Can an employer take a till shortage out of an employee’s paycheck?

UPDATED: Sep 30, 2022

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Can an employer take a till shortage out of an employee’s paycheck?

Has not happened yet, was given a pieces of paper to sign that said if my drawer was short it would come out of my paycheck. I have not signed yet. My concern is that so far when I come on shift others have been in the drawer before me, so there is no information that is was me that might have been short.

Asked on June 12, 2016 under Employment Labor Law, Nebraska


M.D., Member, California and New York Bar / FreeAdvice Contributing Attorney

Answered 6 years ago | Contributor

An employer can only make such a deduction if an employee expressly agrees to it in writing. Otherwise, if an employer thinks that it is owed money by an employee, it will either have to get the employee to voluntarily pay it or else they can sue the employee in small claims court to collect. The fact is that most employment is "at will" which means that an employer can set the conditions of work much as it sees fit. This is true unless such an action violates company policy, a union agreement or employment contract. Also, the employee's treatment cannot constitute some form of legally actionable discrimination. Just be aware that, if you refuse to sign the paper, you risk termination since a company can discharge a worker for any reason or no reason at all.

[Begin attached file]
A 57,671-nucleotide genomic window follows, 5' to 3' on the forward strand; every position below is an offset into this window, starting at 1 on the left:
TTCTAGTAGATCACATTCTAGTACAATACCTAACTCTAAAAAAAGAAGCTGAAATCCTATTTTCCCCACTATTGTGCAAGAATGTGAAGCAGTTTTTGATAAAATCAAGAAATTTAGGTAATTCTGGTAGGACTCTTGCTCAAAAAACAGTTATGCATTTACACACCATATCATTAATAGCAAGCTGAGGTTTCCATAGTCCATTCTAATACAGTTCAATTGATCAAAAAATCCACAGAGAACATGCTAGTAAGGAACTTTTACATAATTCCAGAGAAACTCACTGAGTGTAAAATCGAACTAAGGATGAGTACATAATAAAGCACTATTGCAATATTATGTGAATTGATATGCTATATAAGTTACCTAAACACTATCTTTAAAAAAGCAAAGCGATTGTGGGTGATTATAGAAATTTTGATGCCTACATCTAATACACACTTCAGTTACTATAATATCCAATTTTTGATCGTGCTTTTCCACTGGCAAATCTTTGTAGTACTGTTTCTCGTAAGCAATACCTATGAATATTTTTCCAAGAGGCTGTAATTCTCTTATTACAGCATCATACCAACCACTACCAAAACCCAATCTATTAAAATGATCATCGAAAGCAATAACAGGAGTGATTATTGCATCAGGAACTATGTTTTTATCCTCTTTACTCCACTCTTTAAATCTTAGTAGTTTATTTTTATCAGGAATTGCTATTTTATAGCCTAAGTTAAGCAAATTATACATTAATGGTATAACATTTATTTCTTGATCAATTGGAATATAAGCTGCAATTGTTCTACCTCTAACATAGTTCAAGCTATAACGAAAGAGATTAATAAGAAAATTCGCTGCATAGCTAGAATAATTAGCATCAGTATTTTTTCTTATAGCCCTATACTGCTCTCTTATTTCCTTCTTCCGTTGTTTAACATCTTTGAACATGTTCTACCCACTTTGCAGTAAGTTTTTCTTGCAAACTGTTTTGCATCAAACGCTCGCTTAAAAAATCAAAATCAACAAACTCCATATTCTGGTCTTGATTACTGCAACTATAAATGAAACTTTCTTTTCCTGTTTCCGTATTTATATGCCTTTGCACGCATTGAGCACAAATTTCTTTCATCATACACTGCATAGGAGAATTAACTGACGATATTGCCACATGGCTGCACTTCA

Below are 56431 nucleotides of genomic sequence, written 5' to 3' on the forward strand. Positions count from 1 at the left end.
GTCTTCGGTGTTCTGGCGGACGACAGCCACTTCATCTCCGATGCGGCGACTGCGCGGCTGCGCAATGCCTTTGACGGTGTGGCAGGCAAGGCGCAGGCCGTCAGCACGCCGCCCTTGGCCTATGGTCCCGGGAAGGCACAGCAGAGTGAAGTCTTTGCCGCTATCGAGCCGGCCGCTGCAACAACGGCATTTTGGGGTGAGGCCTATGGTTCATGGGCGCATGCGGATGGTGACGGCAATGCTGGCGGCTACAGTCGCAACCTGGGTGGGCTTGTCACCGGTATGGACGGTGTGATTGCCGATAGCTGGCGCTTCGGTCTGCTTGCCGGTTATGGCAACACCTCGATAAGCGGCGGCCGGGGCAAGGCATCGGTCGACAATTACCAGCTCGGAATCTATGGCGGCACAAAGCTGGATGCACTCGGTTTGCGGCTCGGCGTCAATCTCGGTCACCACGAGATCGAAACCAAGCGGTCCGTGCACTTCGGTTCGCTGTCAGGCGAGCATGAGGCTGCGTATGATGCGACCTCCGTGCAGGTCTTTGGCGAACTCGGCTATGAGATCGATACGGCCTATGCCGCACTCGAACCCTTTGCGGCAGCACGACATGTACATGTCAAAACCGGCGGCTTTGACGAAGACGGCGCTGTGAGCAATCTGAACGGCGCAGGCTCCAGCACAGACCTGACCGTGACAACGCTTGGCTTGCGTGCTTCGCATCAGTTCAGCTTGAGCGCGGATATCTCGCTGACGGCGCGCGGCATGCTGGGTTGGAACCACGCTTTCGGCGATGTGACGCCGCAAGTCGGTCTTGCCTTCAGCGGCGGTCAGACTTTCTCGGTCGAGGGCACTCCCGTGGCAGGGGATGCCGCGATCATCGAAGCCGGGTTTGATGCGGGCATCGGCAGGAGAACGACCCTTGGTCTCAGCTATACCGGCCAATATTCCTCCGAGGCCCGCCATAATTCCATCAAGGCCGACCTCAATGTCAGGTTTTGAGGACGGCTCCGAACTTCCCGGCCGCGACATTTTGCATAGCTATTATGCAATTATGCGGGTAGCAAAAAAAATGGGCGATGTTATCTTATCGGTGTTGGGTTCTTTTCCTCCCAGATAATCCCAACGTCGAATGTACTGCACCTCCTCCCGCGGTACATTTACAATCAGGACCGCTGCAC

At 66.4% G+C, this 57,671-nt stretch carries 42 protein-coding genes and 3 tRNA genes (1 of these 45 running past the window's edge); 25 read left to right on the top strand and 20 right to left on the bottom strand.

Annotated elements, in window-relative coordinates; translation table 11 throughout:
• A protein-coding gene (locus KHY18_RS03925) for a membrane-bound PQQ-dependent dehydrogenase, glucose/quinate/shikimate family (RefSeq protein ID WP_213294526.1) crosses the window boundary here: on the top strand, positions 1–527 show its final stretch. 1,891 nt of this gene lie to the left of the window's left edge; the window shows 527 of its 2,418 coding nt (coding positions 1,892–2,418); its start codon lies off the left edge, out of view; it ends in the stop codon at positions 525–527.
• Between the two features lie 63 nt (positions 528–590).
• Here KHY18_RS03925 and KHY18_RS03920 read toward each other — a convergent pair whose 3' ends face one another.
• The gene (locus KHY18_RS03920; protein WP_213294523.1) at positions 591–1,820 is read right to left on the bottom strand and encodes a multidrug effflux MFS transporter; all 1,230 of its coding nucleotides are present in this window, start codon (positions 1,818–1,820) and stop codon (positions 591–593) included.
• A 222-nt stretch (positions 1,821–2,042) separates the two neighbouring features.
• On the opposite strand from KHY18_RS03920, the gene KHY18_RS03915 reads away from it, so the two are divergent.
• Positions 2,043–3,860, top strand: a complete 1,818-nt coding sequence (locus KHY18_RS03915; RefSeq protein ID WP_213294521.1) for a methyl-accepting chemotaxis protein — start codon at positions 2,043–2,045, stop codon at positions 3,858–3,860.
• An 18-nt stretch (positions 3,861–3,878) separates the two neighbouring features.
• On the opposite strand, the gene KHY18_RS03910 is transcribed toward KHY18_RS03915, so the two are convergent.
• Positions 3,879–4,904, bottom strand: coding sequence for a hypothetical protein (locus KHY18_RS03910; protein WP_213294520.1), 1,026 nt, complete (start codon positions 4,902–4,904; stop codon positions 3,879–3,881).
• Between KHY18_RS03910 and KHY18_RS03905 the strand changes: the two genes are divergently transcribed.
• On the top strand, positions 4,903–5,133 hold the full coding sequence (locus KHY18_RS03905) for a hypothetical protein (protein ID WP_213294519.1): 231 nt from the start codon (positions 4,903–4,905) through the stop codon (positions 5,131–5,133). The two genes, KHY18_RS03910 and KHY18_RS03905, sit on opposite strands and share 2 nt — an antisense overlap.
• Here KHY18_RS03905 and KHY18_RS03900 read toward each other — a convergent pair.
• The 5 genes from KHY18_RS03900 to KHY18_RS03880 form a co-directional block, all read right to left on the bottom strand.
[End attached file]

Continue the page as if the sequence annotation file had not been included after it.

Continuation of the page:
IMPORTANT NOTICE: The Answer(s) provided above are for general information only. The attorney providing the answer was not serving as the attorney for the person submitting the question or in any attorney-client relationship with such person. Laws may vary from state to state, and sometimes change. Tiny variations in the facts, or a fact not set forth in a question, often can change a legal outcome or an attorney's conclusion. Although has verified the attorney was admitted to practice law in at least one jurisdiction, he or she may not be authorized to practice law in the jurisdiction referred to in the question, nor is he or she necessarily experienced in the area of the law involved. Unlike the information in the Answer(s) above, upon which you should NOT rely, for personal advice you can rely upon we suggest you retain an attorney to represent you.

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